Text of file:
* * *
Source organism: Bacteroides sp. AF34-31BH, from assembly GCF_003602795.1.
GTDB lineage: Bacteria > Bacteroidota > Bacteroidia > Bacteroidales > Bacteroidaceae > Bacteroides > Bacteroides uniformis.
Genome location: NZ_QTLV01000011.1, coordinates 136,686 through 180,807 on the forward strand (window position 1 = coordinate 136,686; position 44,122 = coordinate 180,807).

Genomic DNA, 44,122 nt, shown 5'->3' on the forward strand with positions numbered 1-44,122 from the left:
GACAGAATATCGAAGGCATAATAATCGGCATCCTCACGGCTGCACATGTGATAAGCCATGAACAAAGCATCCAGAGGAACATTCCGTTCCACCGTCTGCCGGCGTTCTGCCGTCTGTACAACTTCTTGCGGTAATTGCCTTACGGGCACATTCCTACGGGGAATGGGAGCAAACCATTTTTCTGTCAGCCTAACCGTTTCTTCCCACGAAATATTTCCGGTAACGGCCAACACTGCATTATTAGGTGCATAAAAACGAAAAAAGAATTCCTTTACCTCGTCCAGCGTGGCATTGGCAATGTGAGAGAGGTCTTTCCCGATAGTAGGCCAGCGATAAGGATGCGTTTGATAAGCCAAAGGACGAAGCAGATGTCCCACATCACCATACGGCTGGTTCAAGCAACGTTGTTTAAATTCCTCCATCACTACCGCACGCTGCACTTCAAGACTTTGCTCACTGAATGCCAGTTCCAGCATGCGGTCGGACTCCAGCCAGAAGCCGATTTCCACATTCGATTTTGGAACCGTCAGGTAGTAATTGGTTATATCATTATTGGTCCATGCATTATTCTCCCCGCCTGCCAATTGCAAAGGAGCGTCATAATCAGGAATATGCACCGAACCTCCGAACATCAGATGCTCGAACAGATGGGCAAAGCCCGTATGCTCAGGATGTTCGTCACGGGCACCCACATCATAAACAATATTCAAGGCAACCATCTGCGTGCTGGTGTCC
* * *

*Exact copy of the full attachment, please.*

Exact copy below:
Source organism: Bacteroides sp. AF34-31BH, from assembly GCF_003602795.1.
GTDB lineage: Bacteria > Bacteroidota > Bacteroidia > Bacteroidales > Bacteroidaceae > Bacteroides > Bacteroides uniformis.
Genome location: NZ_QTLV01000011.1, coordinates 136,686 through 180,807 on the forward strand (window position 1 = coordinate 136,686; position 44,122 = coordinate 180,807).

Genomic DNA, 44,122 nt, shown 5'->3' on the forward strand with positions numbered 1-44,122 from the left:
GACAGAATATCGAAGGCATAATAATCGGCATCCTCACGGCTGCACATGTGATAAGCCATGAACAAAGCATCCAGAGGAACATTCCGTTCCACCGTCTGCCGGCGTTCTGCCGTCTGTACAACTTCTTGCGGTAATTGCCTTACGGGCACATTCCTACGGGGAATGGGAGCAAACCATTTTTCTGTCAGCCTAACCGTTTCTTCCCACGAAATATTTCCGGTAACGGCCAACACTGCATTATTAGGTGCATAAAAACGAAAAAAGAATTCCTTTACCTCGTCCAGCGTGGCATTGGCAATGTGAGAGAGGTCTTTCCCGATAGTAGGCCAGCGATAAGGATGCGTTTGATAAGCCAAAGGACGAAGCAGATGTCCCACATCACCATACGGCTGGTTCAAGCAACGTTGTTTAAATTCCTCCATCACTACCGCACGCTGCACTTCAAGACTTTGCTCACTGAATGCCAGTTCCAGCATGCGGTCGGACTCCAGCCAGAAGCCGATTTCCACATTCGATTTTGGAACCGTCAGGTAGTAATTGGTTATATCATTATTGGTCCATGCATTATTCTCCCCGCCTGCCAATTGCAAAGGAGCGTCATAATCAGGAATATGCACCGAACCTCCGAACATCAGATGCTCGAACAGATGGGCAAAGCCCGTATGCTCAGGATGTTCGTCACGGGCACCCACATCATAAACAATATTCAAGGCAACCATCTGCGTGCTGGTGTCC